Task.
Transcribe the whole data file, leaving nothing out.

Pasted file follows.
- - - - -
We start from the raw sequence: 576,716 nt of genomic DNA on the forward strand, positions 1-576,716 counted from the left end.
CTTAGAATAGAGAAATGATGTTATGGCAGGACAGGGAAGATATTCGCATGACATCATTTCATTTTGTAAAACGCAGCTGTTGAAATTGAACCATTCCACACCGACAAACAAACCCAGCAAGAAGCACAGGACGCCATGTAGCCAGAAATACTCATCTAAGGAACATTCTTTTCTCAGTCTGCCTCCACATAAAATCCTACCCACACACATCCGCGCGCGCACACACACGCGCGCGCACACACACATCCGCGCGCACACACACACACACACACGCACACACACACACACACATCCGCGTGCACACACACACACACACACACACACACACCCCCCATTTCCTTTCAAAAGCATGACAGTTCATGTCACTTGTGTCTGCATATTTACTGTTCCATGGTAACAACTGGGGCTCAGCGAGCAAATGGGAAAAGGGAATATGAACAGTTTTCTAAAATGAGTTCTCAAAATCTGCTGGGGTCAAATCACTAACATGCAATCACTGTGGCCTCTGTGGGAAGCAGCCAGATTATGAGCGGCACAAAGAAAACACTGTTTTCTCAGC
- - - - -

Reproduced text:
We start from the raw sequence: 576,716 nt of genomic DNA on the forward strand, positions 1-576,716 counted from the left end.
CTTAGAATAGAGAAATGATGTTATGGCAGGACAGGGAAGATATTCGCATGACATCATTTCATTTTGTAAAACGCAGCTGTTGAAATTGAACCATTCCACACCGACAAACAAACCCAGCAAGAAGCACAGGACGCCATGTAGCCAGAAATACTCATCTAAGGAACATTCTTTTCTCAGTCTGCCTCCACATAAAATCCTACCCACACACATCCGCGCGCGCACACACACGCGCGCGCACACACACATCCGCGCGCACACACACACACACACACGCACACACACACACACACATCCGCGTGCACACACACACACACACACACACACACACCCCCCATTTCCTTTCAAAAGCATGACAGTTCATGTCACTTGTGTCTGCATATTTACTGTTCCATGGTAACAACTGGGGCTCAGCGAGCAAATGGGAAAAGGGAATATGAACAGTTTTCTAAAATGAGTTCTCAAAATCTGCTGGGGTCAAATCACTAACATGCAATCACTGTGGCCTCTGTGGGAAGCAGCCAGATTATGAGCGGCACAAAGAAAACACTGTTTTCTCAGC